Sunday November 01, 2015
Terabytes of testimony: Digital database of residential school stories opens to the public
After travelling Canada for seven years, gathering witness accounts of Indian residential schools, the Truth and Reconciliation Commission of Canada has written its final report.
But sharing that work with the rest of Canada is just beginning.
"The survivor statements, obviously, form the spiritual core of the collection because the commission was asked to go out and talk to as many survivors as possible," explained Ry Moran, director of the National Centre for Truth and Reconciliation (NCTR). The digital archive officially opens in Winnipeg on November 3.
Moran, who is Métis, was responsible for coordinating the gathering of those individual statements for the TRC, as well as collecting data and documents from all over the country.
"The statements that we have gathered have changed me forever — no question about it — and they've changed the country as so they should, that is what they were intended to do," he said.
"That oral history is so critically important to balance the documented history."
All statements, records, documents, photos and other materials collected from residential school survivors, churches and governments will now be housed at the NCTR, located at the University of Manitoba.
'We can learn so much about the present day from looking back at what was happening 200 years ago to indigenous peoples in this country. You need to actually understand that past in order to understand the present.'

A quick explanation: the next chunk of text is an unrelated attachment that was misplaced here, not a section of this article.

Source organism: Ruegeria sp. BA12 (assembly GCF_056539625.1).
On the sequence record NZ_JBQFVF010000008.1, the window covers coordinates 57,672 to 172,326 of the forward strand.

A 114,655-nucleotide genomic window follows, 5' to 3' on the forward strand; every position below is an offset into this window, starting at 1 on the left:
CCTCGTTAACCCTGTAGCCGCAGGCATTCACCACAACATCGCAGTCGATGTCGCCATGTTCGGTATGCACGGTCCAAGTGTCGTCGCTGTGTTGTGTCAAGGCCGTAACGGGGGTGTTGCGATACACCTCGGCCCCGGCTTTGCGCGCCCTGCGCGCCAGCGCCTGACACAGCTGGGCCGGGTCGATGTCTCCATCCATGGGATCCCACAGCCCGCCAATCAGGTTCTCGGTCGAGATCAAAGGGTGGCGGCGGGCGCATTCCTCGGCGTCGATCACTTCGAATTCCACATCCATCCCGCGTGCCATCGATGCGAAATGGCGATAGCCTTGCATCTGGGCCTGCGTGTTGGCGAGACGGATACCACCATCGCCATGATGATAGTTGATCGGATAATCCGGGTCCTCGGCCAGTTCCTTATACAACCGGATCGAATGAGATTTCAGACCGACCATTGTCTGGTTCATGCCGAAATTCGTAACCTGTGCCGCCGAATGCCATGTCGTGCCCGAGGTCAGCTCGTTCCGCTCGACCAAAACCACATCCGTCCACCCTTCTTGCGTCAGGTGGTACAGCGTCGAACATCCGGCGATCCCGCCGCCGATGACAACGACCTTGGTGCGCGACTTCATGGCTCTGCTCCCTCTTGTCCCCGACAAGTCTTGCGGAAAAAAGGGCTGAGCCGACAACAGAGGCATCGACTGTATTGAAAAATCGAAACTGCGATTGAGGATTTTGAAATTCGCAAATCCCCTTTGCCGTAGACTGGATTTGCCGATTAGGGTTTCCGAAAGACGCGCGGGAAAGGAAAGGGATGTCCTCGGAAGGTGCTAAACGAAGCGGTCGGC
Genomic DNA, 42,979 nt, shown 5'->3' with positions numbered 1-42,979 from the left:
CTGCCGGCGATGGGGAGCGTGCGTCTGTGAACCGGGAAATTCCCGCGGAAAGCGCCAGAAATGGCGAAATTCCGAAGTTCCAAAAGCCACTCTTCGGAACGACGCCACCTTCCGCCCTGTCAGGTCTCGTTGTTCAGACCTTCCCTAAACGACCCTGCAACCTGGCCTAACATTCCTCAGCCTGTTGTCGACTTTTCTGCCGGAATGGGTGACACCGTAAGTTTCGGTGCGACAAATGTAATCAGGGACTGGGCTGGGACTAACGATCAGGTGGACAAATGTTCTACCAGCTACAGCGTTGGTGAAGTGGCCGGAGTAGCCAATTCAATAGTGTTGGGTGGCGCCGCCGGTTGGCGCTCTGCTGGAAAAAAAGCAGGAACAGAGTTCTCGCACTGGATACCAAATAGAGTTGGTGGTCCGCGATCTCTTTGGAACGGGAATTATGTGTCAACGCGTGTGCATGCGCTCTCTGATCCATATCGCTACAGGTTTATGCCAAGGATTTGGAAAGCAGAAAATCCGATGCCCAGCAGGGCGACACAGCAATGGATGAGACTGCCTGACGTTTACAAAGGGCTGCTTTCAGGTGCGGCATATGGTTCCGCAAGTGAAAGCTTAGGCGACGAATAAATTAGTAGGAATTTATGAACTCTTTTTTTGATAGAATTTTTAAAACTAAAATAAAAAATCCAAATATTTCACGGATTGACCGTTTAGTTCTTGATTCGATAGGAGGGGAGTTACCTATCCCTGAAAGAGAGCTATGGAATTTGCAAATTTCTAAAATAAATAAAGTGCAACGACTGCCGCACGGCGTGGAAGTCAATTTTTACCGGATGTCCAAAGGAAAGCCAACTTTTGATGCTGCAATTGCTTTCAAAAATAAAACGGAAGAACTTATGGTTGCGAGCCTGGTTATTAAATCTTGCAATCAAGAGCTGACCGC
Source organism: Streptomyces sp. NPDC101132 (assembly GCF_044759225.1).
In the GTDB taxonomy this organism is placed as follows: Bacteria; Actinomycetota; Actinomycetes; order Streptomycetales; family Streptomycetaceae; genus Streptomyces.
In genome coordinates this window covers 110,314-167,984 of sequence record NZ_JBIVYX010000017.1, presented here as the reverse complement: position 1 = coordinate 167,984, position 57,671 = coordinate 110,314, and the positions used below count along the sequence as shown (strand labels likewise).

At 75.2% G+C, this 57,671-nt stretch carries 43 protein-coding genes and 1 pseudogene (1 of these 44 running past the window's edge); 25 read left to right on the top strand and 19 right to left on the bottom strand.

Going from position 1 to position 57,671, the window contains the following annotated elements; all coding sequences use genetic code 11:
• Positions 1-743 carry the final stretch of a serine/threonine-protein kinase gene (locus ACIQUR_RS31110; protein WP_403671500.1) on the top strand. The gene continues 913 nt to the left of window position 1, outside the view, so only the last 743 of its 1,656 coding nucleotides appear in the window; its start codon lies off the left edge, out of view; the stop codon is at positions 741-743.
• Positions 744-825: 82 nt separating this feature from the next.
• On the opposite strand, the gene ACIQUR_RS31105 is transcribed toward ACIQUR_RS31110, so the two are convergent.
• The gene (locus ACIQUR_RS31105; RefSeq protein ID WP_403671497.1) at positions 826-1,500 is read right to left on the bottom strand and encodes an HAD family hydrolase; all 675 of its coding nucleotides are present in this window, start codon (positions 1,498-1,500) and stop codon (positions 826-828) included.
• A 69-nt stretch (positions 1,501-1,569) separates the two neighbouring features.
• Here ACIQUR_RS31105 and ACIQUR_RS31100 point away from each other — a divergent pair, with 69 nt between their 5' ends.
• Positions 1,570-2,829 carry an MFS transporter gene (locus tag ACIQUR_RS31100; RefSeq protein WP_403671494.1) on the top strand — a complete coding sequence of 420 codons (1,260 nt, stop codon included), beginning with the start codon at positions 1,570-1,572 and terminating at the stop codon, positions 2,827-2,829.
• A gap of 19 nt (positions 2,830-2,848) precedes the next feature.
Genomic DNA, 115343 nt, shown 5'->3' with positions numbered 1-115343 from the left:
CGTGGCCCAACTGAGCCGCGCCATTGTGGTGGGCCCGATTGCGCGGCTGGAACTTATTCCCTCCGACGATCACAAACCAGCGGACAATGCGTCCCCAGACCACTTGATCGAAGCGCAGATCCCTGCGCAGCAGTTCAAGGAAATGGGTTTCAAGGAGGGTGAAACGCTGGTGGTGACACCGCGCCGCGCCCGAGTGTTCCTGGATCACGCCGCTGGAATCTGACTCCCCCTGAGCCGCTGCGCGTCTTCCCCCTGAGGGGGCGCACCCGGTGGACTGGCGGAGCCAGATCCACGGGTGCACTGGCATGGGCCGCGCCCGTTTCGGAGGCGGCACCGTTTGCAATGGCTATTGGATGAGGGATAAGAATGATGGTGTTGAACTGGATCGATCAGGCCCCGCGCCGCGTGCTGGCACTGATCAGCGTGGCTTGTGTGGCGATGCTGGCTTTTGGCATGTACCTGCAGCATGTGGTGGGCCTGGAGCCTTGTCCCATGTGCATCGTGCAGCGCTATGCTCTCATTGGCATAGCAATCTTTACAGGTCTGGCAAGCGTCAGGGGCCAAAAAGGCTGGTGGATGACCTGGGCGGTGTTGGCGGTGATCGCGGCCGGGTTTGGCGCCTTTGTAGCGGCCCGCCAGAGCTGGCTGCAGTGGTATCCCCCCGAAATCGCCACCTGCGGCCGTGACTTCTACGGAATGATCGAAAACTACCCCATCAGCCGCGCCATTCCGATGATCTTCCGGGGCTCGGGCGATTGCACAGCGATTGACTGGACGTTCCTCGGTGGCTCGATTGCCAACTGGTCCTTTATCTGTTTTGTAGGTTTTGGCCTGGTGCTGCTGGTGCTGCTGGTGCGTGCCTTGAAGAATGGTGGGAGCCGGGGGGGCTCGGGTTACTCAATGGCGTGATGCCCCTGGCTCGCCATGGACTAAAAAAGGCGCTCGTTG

- Ry Moran
Moran said there are over 200 terabytes of digital information to sort through. That includes 7000 survivor statements, five million documents from government, churches and schools, 35,000 photos and all the audio and video from TRC gatherings, dialogue panels and events held over the past seven years.
"That's one of the biggest challenges with this is that we got to sort all this information out with an eye to both protecting personal privacy but also to getting it into the hands of the public," Moran explained.
But it's not just the sheer volume of information that is challenging. So are its contents, Moran said.
"You can't help but be moved when you hear elders cry. You can't help but be moved when you see parents and children try to fight their way through healing and reconciliation and coming to terms with some of the stuff that happened right inside their family."
He says doing this work has shaken him to the core and and made him reflect on his country's true history.
"I do believe that the country that we think we have or that we've been told we have — at least via the text books and the general Canadian narrative — really isn't the country that has actually existed," he said, calling the collection 'sobering.'
"It wasn't like people didn't know the system wasn't working well. It wasn't like people didn't know that kids were being undernourished and underfed and their clothing was substandard and that disease was rampant. They knew that," Moran said.
Still, he has hope for the future, and that Canadians are going to "turn a corner" because of the archive.
For now the NCTR is taking small steps in sharing the story of Indian Residential Schools in an educational and responsible way.
"Access is going to be evolving. It's not like, you know, we're going to flick the light on this database and it's going to be wide open. It's not going to be wide open for a few years."